Second tricky issue: going to a café with a computer. Don’t. Just don’t. You may, under very special circumstances as a regular customer, bring one in. You may also use one if you are a college student in a college town and you can’t bear your dorm room for one more moment. But otherwise, just stick to coffee shops in airports, or, better yet, stay home. If you must, simply must, lug in your little lap-top and set it up and pretend that you are oh-so cool, hard-working hip-cat and not the ridiculous dweeb you are, then sit in the back, way back, in the worst seat. And no complaining about the time it takes to get a drink or the bill. And if someone dumps their Orangina on it, don’t come crying to me.

Third tricky situation: how to be a regular customer. This takes time and finesse. And, as usual, there are many steps which you must work through, no rushing it. First, when you move to a new town (or if you have finally decided to join café society) you must scout out ALL the options. Nothing is worse than spending six months developing yourself at a café and then discovering a more perfect one a mere two blocks away. Tramp those streets my dear, look into every one in the neighborhood where you work/ live. Ideally you should discover two or three that work for you. For example, I now have one to read books and/ or write letters in, one for Saturdays or Sundays, and one to get a coffee to go in; I also know a good café in two other neighborhoods that I can go to when I’m in the area. But this took about four weeks and lots of bad coffees, icky waiters and patience.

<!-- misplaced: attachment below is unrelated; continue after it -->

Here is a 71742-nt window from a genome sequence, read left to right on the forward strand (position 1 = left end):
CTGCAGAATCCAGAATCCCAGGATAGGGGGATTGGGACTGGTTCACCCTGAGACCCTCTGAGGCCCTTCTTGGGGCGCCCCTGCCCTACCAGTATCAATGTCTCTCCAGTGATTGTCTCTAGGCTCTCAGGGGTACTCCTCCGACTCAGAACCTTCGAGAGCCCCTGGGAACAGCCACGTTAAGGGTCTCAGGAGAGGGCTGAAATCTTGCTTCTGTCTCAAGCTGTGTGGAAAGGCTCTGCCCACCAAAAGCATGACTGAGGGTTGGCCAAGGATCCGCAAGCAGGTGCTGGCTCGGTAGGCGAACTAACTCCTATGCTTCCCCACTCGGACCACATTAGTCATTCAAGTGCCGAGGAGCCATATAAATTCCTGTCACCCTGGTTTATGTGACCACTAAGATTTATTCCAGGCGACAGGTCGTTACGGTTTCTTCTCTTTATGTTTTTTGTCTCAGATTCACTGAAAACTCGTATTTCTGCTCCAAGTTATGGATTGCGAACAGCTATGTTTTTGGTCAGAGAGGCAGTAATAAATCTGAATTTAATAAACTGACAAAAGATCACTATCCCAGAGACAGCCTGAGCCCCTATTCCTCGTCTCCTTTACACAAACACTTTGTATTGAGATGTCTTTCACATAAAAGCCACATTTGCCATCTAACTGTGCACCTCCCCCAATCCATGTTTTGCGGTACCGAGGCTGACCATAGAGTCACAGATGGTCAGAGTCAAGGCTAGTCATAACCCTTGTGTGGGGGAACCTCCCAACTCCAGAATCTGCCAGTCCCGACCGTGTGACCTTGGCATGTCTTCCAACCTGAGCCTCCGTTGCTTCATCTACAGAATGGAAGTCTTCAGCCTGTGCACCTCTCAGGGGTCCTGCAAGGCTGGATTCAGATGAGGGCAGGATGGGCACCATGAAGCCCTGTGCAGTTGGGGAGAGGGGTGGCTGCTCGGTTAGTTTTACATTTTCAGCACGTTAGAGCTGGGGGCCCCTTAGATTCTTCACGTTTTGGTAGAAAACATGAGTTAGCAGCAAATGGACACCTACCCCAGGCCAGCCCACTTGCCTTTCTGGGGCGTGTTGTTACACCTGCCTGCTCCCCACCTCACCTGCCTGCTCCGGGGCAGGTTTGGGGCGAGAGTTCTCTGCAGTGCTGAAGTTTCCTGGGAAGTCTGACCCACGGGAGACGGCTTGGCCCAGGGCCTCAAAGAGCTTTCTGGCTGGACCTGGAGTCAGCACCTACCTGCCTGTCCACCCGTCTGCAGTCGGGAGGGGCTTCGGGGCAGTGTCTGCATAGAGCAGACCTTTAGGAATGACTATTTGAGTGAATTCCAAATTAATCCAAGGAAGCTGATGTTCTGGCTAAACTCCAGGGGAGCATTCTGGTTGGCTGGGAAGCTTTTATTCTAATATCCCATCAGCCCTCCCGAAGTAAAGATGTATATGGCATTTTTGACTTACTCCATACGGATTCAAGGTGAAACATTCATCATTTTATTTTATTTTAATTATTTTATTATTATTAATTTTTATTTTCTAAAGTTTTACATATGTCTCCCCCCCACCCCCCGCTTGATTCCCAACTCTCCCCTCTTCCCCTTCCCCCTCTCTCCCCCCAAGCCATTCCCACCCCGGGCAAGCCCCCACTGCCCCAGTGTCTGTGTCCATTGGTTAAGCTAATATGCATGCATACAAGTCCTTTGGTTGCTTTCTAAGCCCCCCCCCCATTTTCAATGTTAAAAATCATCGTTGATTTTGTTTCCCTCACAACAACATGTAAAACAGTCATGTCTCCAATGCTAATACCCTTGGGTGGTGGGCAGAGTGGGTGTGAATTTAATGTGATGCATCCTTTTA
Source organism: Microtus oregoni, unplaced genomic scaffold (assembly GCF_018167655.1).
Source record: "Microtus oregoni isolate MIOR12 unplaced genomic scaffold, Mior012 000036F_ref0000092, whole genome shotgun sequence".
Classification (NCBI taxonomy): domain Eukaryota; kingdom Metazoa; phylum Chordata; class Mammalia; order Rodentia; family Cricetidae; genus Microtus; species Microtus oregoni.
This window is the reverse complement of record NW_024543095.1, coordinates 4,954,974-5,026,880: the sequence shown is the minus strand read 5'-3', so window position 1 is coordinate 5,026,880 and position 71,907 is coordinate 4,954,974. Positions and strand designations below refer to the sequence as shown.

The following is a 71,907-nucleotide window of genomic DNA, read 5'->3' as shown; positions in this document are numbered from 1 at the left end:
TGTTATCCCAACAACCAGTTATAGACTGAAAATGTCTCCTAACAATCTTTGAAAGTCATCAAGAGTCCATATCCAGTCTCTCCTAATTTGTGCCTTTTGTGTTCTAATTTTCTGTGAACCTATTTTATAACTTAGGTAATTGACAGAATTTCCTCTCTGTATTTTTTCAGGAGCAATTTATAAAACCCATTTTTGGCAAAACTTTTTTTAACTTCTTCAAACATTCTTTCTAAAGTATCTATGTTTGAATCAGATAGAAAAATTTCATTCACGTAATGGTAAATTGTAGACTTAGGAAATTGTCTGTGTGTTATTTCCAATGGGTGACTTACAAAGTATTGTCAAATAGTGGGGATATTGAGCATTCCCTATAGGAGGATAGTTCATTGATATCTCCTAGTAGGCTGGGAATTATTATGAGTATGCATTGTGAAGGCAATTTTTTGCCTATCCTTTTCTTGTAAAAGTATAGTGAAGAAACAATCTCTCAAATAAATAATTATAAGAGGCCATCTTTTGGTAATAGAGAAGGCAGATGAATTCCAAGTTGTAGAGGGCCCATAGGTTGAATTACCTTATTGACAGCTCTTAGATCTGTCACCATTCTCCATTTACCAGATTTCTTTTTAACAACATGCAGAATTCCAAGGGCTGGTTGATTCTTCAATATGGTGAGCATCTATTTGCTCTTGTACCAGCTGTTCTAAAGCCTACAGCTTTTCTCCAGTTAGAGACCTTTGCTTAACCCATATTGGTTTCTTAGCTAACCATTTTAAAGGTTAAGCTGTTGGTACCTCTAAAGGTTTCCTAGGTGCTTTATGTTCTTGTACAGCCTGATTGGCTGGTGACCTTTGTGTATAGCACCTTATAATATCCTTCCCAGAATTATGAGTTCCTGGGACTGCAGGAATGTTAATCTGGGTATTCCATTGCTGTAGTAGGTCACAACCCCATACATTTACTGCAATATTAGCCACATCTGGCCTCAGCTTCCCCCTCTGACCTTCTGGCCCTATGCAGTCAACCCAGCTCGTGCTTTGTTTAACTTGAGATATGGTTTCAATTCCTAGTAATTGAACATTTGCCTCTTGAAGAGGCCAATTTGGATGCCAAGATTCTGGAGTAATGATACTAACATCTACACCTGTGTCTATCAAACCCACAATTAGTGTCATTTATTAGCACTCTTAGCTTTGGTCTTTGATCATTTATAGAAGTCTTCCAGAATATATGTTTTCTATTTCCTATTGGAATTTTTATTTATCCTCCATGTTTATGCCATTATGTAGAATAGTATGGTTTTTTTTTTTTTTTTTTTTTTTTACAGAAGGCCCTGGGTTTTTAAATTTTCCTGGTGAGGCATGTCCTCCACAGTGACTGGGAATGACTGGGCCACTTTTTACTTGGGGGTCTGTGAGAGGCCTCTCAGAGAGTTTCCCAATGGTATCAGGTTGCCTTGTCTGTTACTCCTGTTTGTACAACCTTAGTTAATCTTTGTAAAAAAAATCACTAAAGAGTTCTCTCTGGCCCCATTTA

Once you have figured out which one you want to grace with your regular presence. Remember the basics – never over-tip. Don’t try to hard. Go at least once a week. If they have one of those ‘coffee-plans,’ get the card and do get it stamped every time you go. If it’s counter service it will take longer to get known, but if it’s table service, you should around the fourth or fifth trip, begin to drop small bits of information about yourself to the waiter. Waiters love to gossip about customers. But don’t expect too much too soon. You can’t say ‘the usual’ until waiter does, and the first few times the waiter asks “the usual?” you have to say ‘yes’ even if you don’t feel like it.

But if the waiter  makes no sign that this is the 12th time you’ve been in four weeks, cut your losses and go.

After a few months, you should have a nice equilibrium, even if it’s nothing definite – they shouldn’t be pulling chairs out for you, but you should get a nod of recognition, it should be easy to get his eye – and you are allowed to make some mistakes, to misjudge your time and say “Oh, didn’t notice it was five already, I need to go, may I have the bill please” and it should appear immediately.

And now you can expect your favorite imbibement, coffee with a drop – a drop I tell you – of almond essence; decaf with Madagascar (or, in a pinch, Seychelles) vanilla; cappuccino with chocolate milk. I had a café in Cyprus with a fabulous/ hideous hangover cure (pureed lettuce and carrots and something green I don’t even want to think about).

You can even take friends – but be very careful. I once had a lovely beauty salon which I introduced to a friend. Alas, we did not remain friends, and several months later I walk in, ready to escape the world, to discover this woman who I now dislike sitting next to me for 45 minutes while we both had pedicures.

Eh bien, this is all you need to know; all you need do is memorize each word. Think of it as your dowery.